Turning to the technical creatives. This go around, Mikee Schwinn/FB did the set. It reminded me a bit of the Neighborhood Playhouse set. I particularly liked the large tree painted on the wall — I want one of those somewhere in the house, it was that neat. The remainder of the set was dark red lounges and chairs, and doors and walls and diaphonous curtains. These worked well; I’m less sure if it gave off the deep south vibe that it needed. Cat is one of those plays that deals with the decay of the family; this decay needs to carry to the furnishings. They need to be elegant things that have seen better days. Sound and lighting were by REP regulars Steven “Nanook” Burkholder/FB (sound) and Tim Christianson/FB (lighting), and both were effective. Costuming was by Flo Loring (FB) and Lynn McQuown (FB) and worked well. In particular, Emily Low’s sexy gown showed her, character, off very well; Anton Troy’s towel in the opening scenes did much of the same. Foley Recording was by Dennis Poore. Vicky Lightner/FB was the stage manager. “Cat on a Hot Tin Roof” was produced by Mikee Schwinn/FB and Ovington Michael Owston (FB).
[Ob. Disclaimer: I am not a trained theatre critic; I am, however, a regular theatre audience. I’ve been attending live theatre in Los Angeles since 1972; I’ve been writing up my thoughts on theatre (and the shows I see) since 2004. I do not have theatre training (I’m a computer security specialist), but have learned a lot about theatre over my many years of attending theatre and talking to talented professionals. I pay for all my tickets unless otherwise noted. I believe in telling you about the shows I see to help you form your opinion; it is up to you to determine the weight you give my writeups.]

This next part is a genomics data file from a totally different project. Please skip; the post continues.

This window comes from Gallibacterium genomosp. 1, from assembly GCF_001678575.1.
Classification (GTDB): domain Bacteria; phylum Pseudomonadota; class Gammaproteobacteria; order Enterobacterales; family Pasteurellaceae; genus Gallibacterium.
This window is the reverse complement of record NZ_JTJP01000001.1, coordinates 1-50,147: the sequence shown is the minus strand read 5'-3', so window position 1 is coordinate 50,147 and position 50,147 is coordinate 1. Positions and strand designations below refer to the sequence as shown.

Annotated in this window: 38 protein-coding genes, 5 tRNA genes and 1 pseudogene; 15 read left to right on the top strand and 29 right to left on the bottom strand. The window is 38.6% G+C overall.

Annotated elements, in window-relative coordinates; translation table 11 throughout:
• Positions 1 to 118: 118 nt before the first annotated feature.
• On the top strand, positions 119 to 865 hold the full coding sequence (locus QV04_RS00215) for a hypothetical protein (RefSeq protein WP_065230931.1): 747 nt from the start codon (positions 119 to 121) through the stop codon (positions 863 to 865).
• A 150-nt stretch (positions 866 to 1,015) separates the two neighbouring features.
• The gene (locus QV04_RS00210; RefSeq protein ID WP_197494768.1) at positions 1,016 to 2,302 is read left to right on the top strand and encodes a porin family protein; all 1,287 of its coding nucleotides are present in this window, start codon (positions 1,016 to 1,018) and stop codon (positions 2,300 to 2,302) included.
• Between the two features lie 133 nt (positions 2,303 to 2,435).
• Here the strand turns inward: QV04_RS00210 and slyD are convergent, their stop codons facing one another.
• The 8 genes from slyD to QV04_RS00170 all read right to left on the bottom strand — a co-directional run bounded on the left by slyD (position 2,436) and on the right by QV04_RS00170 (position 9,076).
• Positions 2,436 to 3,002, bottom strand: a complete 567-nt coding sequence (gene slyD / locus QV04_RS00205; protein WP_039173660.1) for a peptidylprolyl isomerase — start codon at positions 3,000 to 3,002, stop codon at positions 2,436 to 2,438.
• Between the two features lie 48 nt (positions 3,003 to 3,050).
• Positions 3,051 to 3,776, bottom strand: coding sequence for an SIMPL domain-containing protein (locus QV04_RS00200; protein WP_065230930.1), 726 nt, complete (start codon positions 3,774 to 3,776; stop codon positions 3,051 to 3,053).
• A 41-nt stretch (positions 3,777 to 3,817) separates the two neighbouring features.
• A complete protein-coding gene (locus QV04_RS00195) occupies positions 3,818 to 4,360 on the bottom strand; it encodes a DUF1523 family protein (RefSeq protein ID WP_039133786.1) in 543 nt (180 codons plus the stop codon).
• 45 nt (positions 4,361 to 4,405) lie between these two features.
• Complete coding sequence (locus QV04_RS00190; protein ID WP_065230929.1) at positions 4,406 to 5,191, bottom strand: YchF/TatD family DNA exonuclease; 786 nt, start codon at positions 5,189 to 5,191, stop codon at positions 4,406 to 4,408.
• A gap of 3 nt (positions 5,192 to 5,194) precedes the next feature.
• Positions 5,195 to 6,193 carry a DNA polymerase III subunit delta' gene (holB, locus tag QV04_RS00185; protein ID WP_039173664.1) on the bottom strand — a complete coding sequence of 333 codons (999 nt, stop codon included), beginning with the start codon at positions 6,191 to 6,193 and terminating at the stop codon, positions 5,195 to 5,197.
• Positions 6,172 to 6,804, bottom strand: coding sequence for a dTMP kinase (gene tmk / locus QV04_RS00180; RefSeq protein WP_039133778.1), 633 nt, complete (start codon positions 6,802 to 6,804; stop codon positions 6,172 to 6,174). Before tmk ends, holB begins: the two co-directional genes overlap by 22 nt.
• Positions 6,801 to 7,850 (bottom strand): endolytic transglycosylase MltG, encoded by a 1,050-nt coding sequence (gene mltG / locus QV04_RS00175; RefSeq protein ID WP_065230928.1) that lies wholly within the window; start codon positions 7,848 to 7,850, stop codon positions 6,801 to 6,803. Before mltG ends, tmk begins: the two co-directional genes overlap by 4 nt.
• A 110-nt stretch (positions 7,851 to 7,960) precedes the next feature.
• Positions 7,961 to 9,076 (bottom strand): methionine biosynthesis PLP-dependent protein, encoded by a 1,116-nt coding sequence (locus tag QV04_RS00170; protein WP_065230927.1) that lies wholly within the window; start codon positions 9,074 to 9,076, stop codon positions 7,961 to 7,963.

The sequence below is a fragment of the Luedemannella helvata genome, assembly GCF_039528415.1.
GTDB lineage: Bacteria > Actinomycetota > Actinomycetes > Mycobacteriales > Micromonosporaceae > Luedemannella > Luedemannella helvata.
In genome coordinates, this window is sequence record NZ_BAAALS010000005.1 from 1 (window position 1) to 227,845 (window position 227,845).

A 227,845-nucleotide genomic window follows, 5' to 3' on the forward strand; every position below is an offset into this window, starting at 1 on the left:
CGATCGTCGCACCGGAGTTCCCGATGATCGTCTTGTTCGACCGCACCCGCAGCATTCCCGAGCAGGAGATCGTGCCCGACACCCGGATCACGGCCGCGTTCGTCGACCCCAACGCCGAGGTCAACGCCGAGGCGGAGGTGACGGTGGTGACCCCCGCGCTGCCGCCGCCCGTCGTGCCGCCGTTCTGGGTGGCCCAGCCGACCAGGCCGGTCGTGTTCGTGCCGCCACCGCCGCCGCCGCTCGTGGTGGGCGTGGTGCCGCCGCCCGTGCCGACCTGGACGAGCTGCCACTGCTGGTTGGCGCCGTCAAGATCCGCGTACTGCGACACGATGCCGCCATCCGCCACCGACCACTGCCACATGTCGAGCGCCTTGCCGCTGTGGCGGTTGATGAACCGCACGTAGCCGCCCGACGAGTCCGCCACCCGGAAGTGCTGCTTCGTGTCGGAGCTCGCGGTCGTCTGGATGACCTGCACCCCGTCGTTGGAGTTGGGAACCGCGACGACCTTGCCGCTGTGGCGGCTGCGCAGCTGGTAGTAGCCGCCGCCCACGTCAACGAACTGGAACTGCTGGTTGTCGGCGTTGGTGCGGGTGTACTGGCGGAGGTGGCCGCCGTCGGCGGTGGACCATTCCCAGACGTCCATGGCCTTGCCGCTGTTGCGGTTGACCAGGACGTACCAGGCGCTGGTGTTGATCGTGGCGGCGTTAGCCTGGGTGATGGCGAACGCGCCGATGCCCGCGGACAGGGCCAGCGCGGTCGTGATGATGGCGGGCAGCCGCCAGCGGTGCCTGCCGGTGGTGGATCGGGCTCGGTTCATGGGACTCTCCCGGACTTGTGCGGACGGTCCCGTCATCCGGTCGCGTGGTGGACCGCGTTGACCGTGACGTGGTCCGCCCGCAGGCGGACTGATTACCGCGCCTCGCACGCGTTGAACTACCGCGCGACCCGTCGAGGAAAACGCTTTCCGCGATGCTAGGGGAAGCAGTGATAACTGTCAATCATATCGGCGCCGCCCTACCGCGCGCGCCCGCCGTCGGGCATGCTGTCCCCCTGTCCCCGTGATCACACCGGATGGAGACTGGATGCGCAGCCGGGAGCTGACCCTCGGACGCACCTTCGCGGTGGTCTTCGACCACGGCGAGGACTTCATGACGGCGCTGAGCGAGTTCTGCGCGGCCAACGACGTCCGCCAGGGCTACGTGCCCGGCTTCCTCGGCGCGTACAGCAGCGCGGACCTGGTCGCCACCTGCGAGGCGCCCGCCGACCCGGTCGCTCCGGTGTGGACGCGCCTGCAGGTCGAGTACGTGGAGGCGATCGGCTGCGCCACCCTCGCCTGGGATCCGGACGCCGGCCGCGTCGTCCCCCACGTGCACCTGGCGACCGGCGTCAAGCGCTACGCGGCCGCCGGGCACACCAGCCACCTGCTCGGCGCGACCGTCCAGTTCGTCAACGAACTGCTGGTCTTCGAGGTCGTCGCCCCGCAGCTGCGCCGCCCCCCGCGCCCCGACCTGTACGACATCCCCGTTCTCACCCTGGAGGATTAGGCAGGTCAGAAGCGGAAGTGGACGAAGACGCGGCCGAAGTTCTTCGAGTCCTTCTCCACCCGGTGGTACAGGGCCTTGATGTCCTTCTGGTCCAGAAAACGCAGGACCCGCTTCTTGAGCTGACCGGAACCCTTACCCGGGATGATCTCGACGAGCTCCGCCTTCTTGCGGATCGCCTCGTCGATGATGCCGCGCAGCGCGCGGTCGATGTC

Upcoming Theatre and Concerts: Next weekend brings the musical “Lil Abner” at LA City College (directed by Bruce Kimmel, with choreography by Kay Cole). The last weekend of May is an offbeat parody musical: “Zombies from the Beyond” at the Lex Theatre. June is also busy. It starts with a CDF Conference for Karen while I see “The Fantastiks” at Good People Theatre (FB). We lose the following weekend to a Bat Mitzvah. The remainder of the month brings “Stoneface: The Rise and Fall of Buster Keaton” at the Pasadena Playhouse (FB) on June 22, and “I’m Not Just a Comic Genius” at Secret Rose (FB) on June 27. July will be busy: “Ghost” at the Pantages (FB) on 7/5, “Return to the Forbidden Planet” at REP East (FB) the weekend of 7/12, “Once” at the Pantages (FB) on 7/19, “Bye Bye Birdie” at Cabrillo Music Theatre (FB) on 7/26, and “Family Planning” at The Colony Theatre (FB) on 8/2. August then remains quiet as we work around vacations and such, but things start to get busy again in September and October. More on that later. As always, I’m keeping my eyes open for interesting productions mentioned on sites such as Bitter-Lemons, and Musicals in LA, as well as productions I see on Goldstar, LA Stage Tix, Plays411.